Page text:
Dr. Mark Renz’s research program centers around improving weed management to maximize benefits to the farmer and land manager while minimizing impacts to the environment. NYISRI is pleased to feature him in this month’s researcher spotlight:
What kinds of research questions related to invasive species are you currently asking?
My program focuses on generating knowledge to improve early detection and management of invasive plants. We develop predictive tools to help understand the spread potential for invasive plants on the landscape and into the future, and evaluate control efforts. Mechanical (mowing), biological control (grazing/goats), fire, herbicides, and competition from desirable plants are compared to better understand positive and negative aspects of these techniques in addition to when, where, and how to use to optimize.
What are the basic methods you are using to answer your research questions?
For predictive modeling, we use a range of machine learning techniques to develop predictive maps to aid in monitoring efforts throughout Wisconsin. For control efforts, we conduct field trials that range in complexity depending upon the research goal. These projects occur in forests, grasslands, roadsides, and other areas where invasive plants spread. Efforts try to mimic read-world situations and provide information that can immediately be implemented by practitioners.
Do you have a personal story or path that led to your interest in this research?
I have always been interested in plants, and found invasive plants to be incredibly interesting as they develop unique traits to survive when people do not want them to. I was fascinated by the range of biological and physiological tools they used to survive in our roadsides, lawns, forests, and prairies. While interested in the biology and ecology, I also wanted to conduct research that was of benefit and utility to people. Therefore invasive plant research was a great fit for me and my interests and I find it extremely gratifying to work with land managers throughout the nation to improve their efforts.
How does your research relate to a wider field of invasive species prevention/management?
While prevention is the best tool, we rarely accomplish this. Therefore, we try to aid people in improving their knowledge of which species are most likely to be in their area and promote Early Detection and Rapid Response for those species.
What’s the most important thing about your research for stakeholders, managers, or policy makers to know?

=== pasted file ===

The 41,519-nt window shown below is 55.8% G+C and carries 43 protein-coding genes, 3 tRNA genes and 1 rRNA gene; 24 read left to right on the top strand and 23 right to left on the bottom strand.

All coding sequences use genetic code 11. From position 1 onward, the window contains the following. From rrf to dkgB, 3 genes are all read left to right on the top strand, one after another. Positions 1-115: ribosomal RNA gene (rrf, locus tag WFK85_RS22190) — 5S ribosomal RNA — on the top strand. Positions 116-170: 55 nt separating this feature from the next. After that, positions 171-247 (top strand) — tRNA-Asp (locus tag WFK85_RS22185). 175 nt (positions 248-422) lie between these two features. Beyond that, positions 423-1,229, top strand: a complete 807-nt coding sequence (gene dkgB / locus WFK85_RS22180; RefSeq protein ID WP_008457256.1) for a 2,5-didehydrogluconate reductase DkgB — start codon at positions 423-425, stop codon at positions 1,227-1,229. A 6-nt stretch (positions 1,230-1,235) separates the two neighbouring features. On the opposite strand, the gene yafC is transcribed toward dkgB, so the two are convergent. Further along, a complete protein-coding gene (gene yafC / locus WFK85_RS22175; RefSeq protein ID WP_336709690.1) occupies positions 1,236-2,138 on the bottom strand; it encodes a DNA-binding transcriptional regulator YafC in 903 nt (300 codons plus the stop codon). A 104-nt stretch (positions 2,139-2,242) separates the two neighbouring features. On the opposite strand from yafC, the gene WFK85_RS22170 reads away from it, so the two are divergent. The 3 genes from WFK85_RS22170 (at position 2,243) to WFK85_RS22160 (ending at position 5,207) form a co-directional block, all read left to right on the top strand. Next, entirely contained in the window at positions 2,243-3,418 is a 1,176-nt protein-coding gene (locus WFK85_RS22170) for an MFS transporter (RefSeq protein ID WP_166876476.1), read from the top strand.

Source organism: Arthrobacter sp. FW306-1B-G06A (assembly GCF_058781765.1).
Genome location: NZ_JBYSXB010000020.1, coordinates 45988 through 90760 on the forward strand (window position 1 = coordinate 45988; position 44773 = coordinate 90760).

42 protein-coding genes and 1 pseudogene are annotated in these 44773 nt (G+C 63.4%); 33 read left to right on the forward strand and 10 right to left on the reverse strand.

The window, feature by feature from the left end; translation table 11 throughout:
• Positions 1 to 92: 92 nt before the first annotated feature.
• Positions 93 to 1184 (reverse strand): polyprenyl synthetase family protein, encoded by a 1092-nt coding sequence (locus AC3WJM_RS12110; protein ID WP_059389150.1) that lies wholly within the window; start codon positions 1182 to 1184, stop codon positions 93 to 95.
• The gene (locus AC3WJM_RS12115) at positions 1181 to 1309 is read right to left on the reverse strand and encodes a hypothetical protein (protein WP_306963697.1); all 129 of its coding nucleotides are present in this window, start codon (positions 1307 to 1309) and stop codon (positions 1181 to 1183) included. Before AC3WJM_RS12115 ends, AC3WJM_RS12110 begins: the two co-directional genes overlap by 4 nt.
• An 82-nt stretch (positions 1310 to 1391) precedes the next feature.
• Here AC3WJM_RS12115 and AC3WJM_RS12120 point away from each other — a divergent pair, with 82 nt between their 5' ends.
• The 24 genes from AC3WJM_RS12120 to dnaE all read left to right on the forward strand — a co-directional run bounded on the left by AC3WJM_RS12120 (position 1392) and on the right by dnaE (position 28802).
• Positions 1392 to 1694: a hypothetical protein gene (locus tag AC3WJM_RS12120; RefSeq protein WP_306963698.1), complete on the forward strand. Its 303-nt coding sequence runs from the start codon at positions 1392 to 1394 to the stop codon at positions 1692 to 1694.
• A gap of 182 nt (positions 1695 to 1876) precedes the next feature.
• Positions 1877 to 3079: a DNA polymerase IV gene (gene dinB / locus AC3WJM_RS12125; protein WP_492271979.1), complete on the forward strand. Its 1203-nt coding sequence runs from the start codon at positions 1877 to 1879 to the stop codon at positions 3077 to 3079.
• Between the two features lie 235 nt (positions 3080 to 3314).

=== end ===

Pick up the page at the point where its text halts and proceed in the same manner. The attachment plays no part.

All tools (predictive models, control methods, revegetation methods) have positive and negative aspects. We often try to find one tool that works best and just use that one, but don’t consider it may not be the best tool for specific situations. All tools have limitations, and when we realize those limitations (and strengths) we can improve efforts.
What do you hope the long-term impact of your work will be?
My goal is to influence monitoring and management of invasive plants in Wisconsin and beyond. I hope to develop tools that will improve these aspects so that natural areas are maintained for future generations to enjoy.
Is there anything else you’d like to add or tell us about your work?
Read more researcher spotlights:
This month, we interviewed Dr. Cliff Kraft and Dr. Pete McIntyre of the Adirondack Fishery Research Program who study invasive smallmouth bass in the Adirondacks
This month, we interviewed David Lodge, one of the world's leading invasive species experts with a long history of collaborations to advance science into the public policy arena.
This month, we interviewed Dr. Jacquelyn Gill, a paleoecologist whose research from the past 20,000 years can help us road map into the future of plant management in a changing climate.
This month, we interviewed Dr. Julie Lockwood, an ecologist and professor at Rutgers who investigates how invasive species impact natural ecosystems through interdisciplinary research
This month, we interviewed Jennifer Andreas, who has worked in biological control for the last 25 years, and provides integrated weed management strategies and education to land managers in Washington State.
This month, we interviewed Dr. Andrew liebhold, a research entomologist with the U.S. Forest Service's Northern Research Station with over three decades of experience studying invasion ecology of major forest invasives.
We are deeply saddened by the passing of Dr. Gary Lovett, a key advisor, collaborator, and friend. His legacy will live on through his highly impactful efforts to connect science to decision makers.
This month, we interviewed Dr. Angela Fuller, whose work spans a variety of wildlife and conservation issues across the globe and helps guide natural resource management.
This month, we interviewed Dr. Steve Grodsky at Cornell University who specializes in the emerging field of energy ecology — the study of interactions among energy development, ecosystems, and people.
This month, we interviewed Dr. Annette Evans, a postdoctoral researcher at UMass Amherst/Northeast Climate Adaptation Science Center, whose work combines invasion ecology and climate change to inform land management by modeling abundance and distributions of invasive plants.
This month, we interviewed Dr. Andrew Newhouse, Assistant Director of the American Chestnut Research & Restoration Project for an update on the latest research and outlook on chestnut blight.
NYISRI interviews Dr. Scott McArt who leads research on the ecology of plant-pollinator interactions in natural and managed systems, and helps advance our knowledge of pesticide risks to pollinators.